Priming Implicit Memories
Who was the first president of the United States? That’s right. George Washington. That is what we call an explicit memory. You know exactly where that file is in the storeroom, and you have no trouble retrieving it.
Now let me ask you another question. Who was the second president of the United States? You can’t remember? Okay. Let me give you a list of names. Caldwell, Branson, Adams, Davenport. Ahh…now you remember. John Adams. That is what we call an implicit memory. You created a file, put it in the storeroom, but then you lost track of it. It’s in there somewhere, but you can’t find it, at least not without help. And the process of providing assistance with hints and cues is referred to as priming.
These are good ideas to keep in mind when dealing with young children. It takes them years to develop an efficient storage system and to develop skill in locating what they are looking for. Consequently, while it may appear that a little one doesn’t remember something, in reality it may be that it is an implicit memory and she may be able to retrieve it with some assistance.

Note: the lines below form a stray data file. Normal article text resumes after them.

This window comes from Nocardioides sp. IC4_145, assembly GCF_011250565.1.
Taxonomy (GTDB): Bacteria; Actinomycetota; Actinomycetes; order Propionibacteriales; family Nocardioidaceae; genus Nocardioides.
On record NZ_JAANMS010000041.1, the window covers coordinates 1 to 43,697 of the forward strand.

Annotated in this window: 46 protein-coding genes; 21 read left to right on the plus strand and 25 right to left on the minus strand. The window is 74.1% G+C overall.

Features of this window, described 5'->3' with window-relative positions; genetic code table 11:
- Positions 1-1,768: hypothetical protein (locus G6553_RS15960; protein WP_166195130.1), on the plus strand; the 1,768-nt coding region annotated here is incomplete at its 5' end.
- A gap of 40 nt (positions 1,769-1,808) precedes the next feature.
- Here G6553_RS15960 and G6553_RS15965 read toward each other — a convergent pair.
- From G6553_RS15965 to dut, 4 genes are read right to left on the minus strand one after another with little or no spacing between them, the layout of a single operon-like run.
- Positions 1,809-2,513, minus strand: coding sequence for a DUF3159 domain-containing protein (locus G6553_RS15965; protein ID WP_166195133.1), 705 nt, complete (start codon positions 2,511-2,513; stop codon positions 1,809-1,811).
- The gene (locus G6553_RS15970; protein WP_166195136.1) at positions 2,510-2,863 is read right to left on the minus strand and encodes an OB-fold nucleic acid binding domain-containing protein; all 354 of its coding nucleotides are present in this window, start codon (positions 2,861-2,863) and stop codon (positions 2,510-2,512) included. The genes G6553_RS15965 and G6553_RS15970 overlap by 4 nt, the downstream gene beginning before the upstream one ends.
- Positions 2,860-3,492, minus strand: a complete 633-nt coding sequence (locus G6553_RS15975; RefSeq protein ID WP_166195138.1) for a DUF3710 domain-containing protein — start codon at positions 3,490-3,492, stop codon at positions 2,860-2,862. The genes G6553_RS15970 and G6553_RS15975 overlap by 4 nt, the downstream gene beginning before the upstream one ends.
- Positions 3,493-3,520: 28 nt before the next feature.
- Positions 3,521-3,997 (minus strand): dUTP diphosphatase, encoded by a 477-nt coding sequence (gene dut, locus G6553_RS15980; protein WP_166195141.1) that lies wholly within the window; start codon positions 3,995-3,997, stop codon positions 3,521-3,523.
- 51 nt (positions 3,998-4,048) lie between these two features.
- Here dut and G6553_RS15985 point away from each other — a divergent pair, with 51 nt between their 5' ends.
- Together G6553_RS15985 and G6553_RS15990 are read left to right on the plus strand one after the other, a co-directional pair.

For instance, your three-year-old comes in from playing outside. You ask, “Where is your jacket?” She replies, “I don’t know.” So you say, “Did you leave it at Romp n’ Roll? She replies, “I don’t know!” You continue, “Did you leave it on the playground?” She replies, I DON’T KNOW!!!” Then you say, “Did you leave it at Sally’s house?” And she replies, “Yeah! It’s at Sally’s house!”
So when your child claims she doesn’t remember something, don’t immediately get angry and frustrated. Patience combined with a bit of priming may often solve the problem.